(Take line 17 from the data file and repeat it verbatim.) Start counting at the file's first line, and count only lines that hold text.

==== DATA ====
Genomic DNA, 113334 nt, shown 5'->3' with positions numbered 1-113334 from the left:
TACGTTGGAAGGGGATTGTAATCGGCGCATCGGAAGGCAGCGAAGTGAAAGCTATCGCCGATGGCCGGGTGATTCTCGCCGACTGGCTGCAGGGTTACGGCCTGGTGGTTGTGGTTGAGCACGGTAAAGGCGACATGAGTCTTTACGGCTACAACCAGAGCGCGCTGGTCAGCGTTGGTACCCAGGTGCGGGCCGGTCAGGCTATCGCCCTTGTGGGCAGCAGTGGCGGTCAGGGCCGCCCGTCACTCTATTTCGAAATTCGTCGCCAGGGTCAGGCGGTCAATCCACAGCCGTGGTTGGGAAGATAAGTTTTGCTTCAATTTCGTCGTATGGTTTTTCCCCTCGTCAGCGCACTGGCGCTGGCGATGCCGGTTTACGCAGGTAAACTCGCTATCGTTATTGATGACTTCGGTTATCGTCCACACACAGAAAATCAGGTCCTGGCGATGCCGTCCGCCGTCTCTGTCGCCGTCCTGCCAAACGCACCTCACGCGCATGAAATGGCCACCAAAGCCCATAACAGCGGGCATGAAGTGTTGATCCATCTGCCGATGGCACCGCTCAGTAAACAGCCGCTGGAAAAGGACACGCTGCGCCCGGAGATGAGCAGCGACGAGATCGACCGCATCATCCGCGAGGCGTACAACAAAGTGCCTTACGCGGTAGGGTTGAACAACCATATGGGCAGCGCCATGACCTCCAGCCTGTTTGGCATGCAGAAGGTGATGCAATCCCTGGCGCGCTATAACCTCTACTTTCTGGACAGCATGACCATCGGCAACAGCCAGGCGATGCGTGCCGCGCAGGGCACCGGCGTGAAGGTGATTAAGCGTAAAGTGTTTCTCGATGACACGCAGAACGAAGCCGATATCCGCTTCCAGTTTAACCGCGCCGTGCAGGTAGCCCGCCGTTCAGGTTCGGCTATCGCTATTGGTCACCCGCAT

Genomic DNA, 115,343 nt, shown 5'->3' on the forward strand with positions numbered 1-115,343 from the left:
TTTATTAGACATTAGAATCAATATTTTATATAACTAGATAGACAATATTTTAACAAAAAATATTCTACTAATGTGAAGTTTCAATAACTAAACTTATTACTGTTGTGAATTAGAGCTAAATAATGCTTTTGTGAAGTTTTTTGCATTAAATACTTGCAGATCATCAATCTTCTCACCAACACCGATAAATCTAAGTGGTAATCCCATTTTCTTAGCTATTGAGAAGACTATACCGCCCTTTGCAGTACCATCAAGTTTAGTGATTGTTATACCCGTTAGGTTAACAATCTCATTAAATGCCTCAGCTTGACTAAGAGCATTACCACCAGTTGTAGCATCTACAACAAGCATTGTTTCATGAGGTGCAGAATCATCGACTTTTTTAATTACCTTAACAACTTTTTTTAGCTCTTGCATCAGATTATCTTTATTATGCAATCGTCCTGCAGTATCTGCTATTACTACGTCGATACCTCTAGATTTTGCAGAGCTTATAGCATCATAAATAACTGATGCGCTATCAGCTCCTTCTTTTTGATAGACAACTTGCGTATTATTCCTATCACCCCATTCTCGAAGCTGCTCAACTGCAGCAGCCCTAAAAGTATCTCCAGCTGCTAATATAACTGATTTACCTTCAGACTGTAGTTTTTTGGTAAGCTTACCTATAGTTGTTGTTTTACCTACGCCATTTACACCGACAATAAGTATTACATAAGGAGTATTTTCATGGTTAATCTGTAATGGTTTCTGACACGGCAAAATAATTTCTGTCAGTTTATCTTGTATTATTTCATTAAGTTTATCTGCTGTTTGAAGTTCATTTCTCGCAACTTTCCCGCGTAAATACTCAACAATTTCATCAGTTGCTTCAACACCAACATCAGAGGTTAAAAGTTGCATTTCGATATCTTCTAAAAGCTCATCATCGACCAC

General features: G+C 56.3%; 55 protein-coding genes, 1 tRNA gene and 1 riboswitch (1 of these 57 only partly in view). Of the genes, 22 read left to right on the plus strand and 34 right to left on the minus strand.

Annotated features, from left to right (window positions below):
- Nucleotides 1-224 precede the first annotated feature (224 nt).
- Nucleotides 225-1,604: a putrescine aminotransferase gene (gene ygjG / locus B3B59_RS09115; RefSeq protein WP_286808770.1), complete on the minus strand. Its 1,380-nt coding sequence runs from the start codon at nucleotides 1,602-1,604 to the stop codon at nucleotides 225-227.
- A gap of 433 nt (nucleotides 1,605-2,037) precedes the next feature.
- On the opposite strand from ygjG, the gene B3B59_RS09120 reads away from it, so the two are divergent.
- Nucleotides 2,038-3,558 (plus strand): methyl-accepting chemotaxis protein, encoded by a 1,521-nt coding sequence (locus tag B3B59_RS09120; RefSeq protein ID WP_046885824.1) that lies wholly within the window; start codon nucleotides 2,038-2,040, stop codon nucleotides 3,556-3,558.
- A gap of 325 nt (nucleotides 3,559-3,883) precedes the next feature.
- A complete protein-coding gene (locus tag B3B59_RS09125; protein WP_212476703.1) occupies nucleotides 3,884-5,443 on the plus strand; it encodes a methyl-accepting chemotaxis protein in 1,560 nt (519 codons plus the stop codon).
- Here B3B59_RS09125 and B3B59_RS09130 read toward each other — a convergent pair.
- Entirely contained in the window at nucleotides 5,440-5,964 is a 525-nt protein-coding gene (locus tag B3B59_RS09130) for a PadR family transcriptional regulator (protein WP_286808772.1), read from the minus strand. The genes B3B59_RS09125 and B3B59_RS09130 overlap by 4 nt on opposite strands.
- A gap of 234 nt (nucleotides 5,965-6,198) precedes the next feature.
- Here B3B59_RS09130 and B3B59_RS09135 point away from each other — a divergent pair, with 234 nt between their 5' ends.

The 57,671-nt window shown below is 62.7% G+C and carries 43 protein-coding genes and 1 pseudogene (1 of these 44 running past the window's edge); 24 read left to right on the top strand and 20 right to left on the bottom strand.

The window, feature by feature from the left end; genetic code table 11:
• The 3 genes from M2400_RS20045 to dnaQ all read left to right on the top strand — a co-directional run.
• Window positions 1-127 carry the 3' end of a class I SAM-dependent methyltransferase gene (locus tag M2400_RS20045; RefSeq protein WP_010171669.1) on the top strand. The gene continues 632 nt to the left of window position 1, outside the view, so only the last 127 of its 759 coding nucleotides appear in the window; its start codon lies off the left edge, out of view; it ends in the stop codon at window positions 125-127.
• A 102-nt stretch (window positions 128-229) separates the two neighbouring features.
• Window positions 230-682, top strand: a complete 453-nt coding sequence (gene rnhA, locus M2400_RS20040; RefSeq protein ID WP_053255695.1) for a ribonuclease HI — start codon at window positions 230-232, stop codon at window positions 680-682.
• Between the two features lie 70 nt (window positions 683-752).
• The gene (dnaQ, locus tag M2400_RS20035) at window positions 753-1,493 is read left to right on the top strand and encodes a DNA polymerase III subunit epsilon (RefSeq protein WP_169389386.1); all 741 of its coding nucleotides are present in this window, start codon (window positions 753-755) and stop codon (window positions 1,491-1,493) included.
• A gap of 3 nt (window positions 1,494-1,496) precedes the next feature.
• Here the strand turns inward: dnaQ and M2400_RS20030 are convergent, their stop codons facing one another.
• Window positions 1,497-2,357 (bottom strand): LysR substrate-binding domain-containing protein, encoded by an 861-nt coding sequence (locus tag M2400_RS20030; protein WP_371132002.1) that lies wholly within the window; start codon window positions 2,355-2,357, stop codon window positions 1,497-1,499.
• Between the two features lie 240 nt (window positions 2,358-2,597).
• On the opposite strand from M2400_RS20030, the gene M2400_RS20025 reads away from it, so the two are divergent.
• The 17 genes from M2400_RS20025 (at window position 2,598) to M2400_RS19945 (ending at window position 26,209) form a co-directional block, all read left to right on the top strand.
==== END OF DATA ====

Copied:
- Here B3B59_RS09130 and B3B59_RS09135 point away from each other — a divergent pair, with 234 nt between their 5' ends.